The Crime Readers' Association

For the Good of the Game, by Twist Phelan

I’m getting ready for the game, trying not to listen to the whispers around me.

The rest of the team still can’t believe I did it. The new owner doesn’t have a clue I’m guilty. But the team knows.

It’s not that they think George didn’t deserve to die. They’re even treating me like I’m some kind of hero for killing him. It’s just that they can’t understand me doing it for someone else.

Hey, if it was anybody but Chico, I would have let it go. But Chico, he’s one of the great ones. My hero since I was a knock-kneed youngster dreaming of playing. I had to do it. For Chico. For the good of the game.

Listen to how it was. Maybe you’ll understand what they can’t.


It was my second year in the game. After a good rookie season, I was picked up by George Saban. He was putting together a team to make a run at the national championship. I couldn’t believe my luck: not only was I in the big time, but I would be playing with Chico. Voted best at the national championships three times, he was the backbone of our squad. Although he had been playing in the States for the past ten years, he hadn’t lost any of the skills the Argentineans are famed for. At his peak, no one could outsprint him or turn faster on the ball.

Now he might be a step behind the pace on some days, especially when his knee’s a little touchy, but he’s still more of a player than what you see running around the fields these days will ever be. And the advice he gave us young fellows! “Drop your shoulder a bit; it helps you take the impact”; “Follow your opponent’s head; he’ll lead you to the ball.”  Things it would take us seasons to learn he graciously shared.

George just couldn’t see that. All he cared about was winning. A national championship, no less. He thought if he took some of that money he had piled up from his fried chicken chain and bought himself a first rate string, a top trainer, and the best equipment, the trophy was his for the taking.

So he worked us hard. And he expected Chico to do the most. He’d put him in during the most important periods, when the best of the opposition was lined up against him. And then he’d curse Chico in front of the whole grandstand if he got beat to the ball. Never mind that George, who insisted on playing, too, was the one who had slowed the effort. (George ate at one of his Frontier Chickens a couple times a week. “Quality control,” he called it. By the look of his girth, he sure wasn’t practicing quantity control. Of course, he never asked the team to join him. Not that I minded. I’m strictly vegetarian, emphasis on whole grains, although I do enjoy the beer we’re allowed after Sunday games.)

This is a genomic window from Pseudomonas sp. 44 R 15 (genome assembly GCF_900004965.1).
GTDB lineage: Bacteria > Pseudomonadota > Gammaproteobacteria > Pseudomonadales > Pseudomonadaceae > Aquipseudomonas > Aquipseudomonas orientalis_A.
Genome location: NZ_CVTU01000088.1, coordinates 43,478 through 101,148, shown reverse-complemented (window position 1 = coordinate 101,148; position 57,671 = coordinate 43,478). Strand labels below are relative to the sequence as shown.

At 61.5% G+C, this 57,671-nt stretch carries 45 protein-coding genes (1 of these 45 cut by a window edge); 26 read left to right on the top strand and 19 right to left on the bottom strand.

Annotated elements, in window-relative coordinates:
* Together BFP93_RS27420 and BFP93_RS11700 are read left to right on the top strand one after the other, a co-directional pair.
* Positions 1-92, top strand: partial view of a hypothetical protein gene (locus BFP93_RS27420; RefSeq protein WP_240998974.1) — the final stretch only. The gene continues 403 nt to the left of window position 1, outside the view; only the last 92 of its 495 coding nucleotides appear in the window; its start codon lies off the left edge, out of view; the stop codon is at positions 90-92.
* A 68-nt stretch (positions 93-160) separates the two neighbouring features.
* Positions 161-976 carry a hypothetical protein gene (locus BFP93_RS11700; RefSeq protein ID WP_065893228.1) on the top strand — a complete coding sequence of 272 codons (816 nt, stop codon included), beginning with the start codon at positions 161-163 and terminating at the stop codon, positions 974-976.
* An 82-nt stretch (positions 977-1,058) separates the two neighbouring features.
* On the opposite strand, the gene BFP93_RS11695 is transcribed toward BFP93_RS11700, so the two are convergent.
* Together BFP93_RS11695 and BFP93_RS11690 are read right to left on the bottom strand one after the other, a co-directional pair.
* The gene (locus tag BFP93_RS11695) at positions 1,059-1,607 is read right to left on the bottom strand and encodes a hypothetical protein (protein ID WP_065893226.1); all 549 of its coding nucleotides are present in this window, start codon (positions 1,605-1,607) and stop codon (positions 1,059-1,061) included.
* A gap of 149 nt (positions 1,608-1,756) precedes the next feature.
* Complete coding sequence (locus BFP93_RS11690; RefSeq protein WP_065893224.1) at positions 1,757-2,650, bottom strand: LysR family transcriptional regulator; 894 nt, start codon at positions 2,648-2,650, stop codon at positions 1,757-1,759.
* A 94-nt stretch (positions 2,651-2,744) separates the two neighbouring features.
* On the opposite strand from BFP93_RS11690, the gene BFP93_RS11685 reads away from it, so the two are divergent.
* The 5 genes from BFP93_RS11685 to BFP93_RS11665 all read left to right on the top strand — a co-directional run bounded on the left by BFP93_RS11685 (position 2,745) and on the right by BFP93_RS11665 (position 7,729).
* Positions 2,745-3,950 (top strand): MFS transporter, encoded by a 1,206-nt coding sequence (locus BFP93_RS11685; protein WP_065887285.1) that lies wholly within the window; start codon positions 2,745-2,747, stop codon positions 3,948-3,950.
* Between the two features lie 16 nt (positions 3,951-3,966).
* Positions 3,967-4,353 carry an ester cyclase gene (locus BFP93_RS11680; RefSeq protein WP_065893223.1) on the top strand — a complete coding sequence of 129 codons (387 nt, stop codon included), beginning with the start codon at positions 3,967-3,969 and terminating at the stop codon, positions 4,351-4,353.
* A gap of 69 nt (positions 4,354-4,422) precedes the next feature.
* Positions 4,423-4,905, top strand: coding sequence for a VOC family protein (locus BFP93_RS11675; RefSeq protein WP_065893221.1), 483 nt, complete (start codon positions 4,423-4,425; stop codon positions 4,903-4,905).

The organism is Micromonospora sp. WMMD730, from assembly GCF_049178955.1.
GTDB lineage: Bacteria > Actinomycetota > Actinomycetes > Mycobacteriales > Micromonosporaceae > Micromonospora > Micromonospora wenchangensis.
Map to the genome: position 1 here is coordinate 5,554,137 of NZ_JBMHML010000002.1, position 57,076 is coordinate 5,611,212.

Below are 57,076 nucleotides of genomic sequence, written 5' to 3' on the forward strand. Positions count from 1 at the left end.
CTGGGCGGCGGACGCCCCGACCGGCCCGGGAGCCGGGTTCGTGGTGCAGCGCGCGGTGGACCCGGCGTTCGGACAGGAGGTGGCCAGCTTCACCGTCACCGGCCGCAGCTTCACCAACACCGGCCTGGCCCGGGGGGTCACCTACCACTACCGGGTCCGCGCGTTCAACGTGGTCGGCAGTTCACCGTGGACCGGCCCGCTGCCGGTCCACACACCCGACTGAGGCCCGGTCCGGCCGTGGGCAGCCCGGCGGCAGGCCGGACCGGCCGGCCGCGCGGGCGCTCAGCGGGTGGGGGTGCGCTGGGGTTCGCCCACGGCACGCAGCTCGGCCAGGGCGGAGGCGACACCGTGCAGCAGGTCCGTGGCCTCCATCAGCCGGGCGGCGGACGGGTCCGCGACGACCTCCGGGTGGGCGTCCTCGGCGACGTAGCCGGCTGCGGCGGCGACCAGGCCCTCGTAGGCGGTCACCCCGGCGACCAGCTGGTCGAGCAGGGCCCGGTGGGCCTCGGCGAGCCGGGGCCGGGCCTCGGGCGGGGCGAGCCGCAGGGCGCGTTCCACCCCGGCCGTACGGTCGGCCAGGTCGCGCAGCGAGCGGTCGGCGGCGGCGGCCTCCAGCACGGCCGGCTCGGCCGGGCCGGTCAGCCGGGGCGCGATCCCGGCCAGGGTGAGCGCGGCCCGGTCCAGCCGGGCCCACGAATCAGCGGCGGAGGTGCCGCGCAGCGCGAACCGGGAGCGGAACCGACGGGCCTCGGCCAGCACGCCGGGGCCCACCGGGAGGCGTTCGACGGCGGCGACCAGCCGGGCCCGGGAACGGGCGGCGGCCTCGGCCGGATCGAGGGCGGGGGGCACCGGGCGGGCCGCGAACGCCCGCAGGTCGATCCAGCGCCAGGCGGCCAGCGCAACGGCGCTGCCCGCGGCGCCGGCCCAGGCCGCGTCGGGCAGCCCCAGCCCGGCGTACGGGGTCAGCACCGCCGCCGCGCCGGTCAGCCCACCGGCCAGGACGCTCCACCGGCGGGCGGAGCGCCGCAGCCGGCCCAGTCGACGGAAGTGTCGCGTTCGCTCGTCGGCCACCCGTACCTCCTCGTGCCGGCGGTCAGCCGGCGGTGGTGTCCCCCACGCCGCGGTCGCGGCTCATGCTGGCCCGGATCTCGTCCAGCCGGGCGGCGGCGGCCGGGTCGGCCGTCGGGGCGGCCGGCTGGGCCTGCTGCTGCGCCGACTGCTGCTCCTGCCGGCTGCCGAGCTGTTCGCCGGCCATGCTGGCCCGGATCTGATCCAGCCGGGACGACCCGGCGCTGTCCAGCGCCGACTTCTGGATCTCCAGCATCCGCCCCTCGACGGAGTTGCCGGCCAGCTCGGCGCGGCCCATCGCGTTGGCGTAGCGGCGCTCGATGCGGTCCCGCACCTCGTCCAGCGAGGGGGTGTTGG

As we got closer to the championships, practices became more brutal. Bloated face contorted, George bellowed at us until our ears numbed. “Come on, Major, move it!” he screamed at me, even though I knew I was running the fastest of my life. His meaty hands landed stinging slaps on our shoulders. He spurred us on when we were already wheeling for the turn. Chico bore the brunt of the abuse. George rode him harder than the rest of us put together. Several mornings I saw that Chico was clearly limping; his bad knee acting up. Instead of sending him back to rest or calling out the doc, George insisted he practice. “You’re going to cripple him!” the trainer protested. “I paid all that money for him to play, not watch,” George snarled back. It was as though he took Chico’s talent as an intentional insult to his mediocrity. George seemed to think if he could find the champ’s limits, he’d be the better man for it.

During the qualifying rounds, things got worse. Chico kicked in the winning goal after George had tried and missed, sending us to the second round play-offs. The crowd hooted, with more than a few folks calling out to George that he was lucky to have Chico backing him up. On the sidelines after the game, with the rest of the team congratulating him on the play, Chico leaned against the team trailer with his head down and eyes closed while the trainer iced his sore knee. George strode up behind him, face flushed even more than usual. Without warning, he grabbed Chico’s headgear, giving it a vicious yank and wrenching Chico’s weight onto his injured joint. “Don’t ever make me look bad again. Ever!” he said through clenched teeth. When Chico saw the look on my face as I watched George’s retreating back, he moved to my side and said softly, “Forget about it, Major. Nothing you can do will change things. Just do your job and play the game like you been playin’, man.”